Very pleased to be selected to exhibit at this exciting artists’ book fair this year. I do hope that you can come along or, if not, that you can explore my ‘books’, lots of them including handmade lace, on this site in the near future.
A small lace swing drifts in the breeze; a crow knitted from black and white wire hovers, wings outstretched, beneath a dark-spread tree; glass fish gleam from the moat.
The grounds and gardens of Mannington Hall, already lush with midsummer flowers and foliage, are alive with art, overflowing from an exhibition room into the parkland, rose garden, ruined chapel and moat of this fairytale-like estate.
The tapestries, figurines, plaques, bowls, sculpture and jewellery, are the creations of members of the Norfolk Contemporary Crafts Society, and unlike in a standard exhibition, have evolved from the landscape they inhabit.
In the heritage rose gardens, hundreds of historic roses are grouped into themed areas, showcasing the plants of periods ranging from medieval to 21st century. Rare roses bloom in blowsy opulence, scenting the air and colouring the walled garden every shade of pink and peach, crimson and gold …
There is an orchard area too, and here Beth Walsh has made a swing out of linen thread. Suspended from an apple tree it is inspired both by the rose gardens and a painting Beth loves. She is a lace-maker, and visited Mannington with the rest of the exhibitors last summer, returning in the winter to choose a tree to hold the lace swing she created as her response to the experience.
“I enjoyed the challenge of making a piece of lace which would be outside all summer,” said Beth, of Sheringham, who began making lace 26 years ago. “I had three young boys and went with them to the library and there was a lady sitting there looking extremely peaceful and self-contained and she was making lace.” Her calmness so appealed to Beth that she learned how to make lace herself and now divides her time between making lace hangings, and researching the painting and sculpture of lace.
Her swing drifts in the breeze, among the flowers and foliage of Mannington’s roses, smaller than real life, fashioned for fairies.
This, the second major exhibition by liminal, a group of four artists inspired by lace, will be held at West Ox Arts, Bampton, Oxon. from 2nd to 23rd July 2016. It promises to be a stimulating exhibition demonstrating how lace can be used as a source or a means of making contemporary art.
My work for this exhibition continues my interest in ‘sense memories’. It combines a series of work reflecting personal visual memories of time and place with another set of pieces reflecting my interest in the sensual experiences of times past, specifically Louis XIV, the ‘Sun King’.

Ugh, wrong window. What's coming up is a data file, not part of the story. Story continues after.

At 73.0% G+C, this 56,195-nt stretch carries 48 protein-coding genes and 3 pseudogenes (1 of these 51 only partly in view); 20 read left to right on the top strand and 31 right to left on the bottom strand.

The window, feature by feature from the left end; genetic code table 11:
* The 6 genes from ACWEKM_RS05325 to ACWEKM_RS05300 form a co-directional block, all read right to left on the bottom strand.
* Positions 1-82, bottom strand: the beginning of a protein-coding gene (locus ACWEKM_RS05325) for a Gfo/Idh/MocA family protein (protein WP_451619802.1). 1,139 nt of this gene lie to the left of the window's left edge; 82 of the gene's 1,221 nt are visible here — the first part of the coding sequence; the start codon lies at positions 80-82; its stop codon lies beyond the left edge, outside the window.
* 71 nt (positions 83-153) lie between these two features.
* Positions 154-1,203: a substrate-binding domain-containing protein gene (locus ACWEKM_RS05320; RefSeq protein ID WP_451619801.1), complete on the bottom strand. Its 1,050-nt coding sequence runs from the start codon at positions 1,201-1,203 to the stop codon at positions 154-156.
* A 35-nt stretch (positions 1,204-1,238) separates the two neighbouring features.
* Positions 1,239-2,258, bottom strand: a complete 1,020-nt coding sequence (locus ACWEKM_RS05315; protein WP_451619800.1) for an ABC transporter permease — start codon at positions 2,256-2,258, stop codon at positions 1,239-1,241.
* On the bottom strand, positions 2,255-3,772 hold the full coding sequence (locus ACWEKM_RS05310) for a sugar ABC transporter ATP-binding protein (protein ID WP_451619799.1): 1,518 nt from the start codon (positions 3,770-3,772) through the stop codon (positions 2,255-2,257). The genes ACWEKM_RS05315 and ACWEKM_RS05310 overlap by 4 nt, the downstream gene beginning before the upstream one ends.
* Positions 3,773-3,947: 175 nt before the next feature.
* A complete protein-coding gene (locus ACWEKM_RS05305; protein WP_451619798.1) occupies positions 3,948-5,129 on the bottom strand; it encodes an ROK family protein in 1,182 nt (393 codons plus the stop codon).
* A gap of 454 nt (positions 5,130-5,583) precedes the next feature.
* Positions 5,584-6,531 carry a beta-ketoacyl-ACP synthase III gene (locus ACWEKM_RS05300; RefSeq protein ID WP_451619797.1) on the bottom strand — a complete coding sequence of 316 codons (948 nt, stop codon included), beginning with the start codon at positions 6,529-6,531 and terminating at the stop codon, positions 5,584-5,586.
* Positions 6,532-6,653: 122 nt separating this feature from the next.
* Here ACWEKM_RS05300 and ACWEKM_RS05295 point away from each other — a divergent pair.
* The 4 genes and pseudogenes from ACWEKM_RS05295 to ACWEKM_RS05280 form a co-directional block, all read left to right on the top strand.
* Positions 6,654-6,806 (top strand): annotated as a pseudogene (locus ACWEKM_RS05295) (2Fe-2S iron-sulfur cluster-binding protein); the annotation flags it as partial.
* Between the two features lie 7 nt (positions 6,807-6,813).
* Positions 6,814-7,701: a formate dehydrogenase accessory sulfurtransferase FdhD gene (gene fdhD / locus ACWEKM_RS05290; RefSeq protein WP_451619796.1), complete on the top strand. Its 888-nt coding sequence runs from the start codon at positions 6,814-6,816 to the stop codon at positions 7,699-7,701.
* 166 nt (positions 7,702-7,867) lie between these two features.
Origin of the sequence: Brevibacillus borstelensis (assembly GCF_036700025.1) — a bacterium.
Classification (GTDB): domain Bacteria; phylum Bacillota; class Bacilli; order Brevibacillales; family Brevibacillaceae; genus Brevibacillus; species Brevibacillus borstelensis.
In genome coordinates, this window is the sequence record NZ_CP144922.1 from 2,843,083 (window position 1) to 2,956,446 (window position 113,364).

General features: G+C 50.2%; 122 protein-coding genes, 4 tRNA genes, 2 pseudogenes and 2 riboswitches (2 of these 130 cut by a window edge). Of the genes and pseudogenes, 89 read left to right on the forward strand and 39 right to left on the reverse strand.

This is an exhibition organised by Norfolk Contemporary Crafts Society (www.norfolkcraft.co.uk) in which I am exhibiting a new piece of work. The exhibition runs from 12.06.2016 to 28.08.2016. Since I am making a piece to hang outside, this long duration presents certain challenges!
My piece, at present at the making stage, is inspired both by the rose gardens at Mannington Hall, Norfolk and by Fragonard’s ‘The Swing’. It will be a ‘swing’ made of lace reflecting the intimacy, delicacy and colours of both the painting and the environment of the Heritage Rose Garden. Please come and see it together with lots of other exciting work by other members of the Society.
I have recently sent off my pieces for Lace is more: new ways of lacemaking, to be held at Whitchurch Silk Mill, Hampshire, October 2015 – January 2016. I am delighted to have been selected for this exhibition and was pleased to have been challenged to make pieces relating to silk. I chose to make two silk ‘cocoons’, the ground of which was open enough to show their contents.
The source material for the two contrasting but complementary pieces was based on the concepts of Bridal and Mourning. The original lace ‘wrapping’ the cocoons is based on mid-nineteenth century lace designs, when the Whitchurch Silk Mill was at the height of its production. I wanted to get a sense of the lace unwinding from the cocoon like the silk thread from which the pieces are formed. The scraps of silk, all produced at Whitchurch, represent by colour the memories of a wedding and of mourning the loss of a loved one – pastels for the wedding and the sombre colours of Victorian mourning dress. The pieces are enhanced by the use of perfume – rose oil for the Bridal and lavender for Mourning, both of which have personal impact. To me, textiles and smell are often very evocative of occasion and of emotions on that occasion and this is what I wanted to convey here.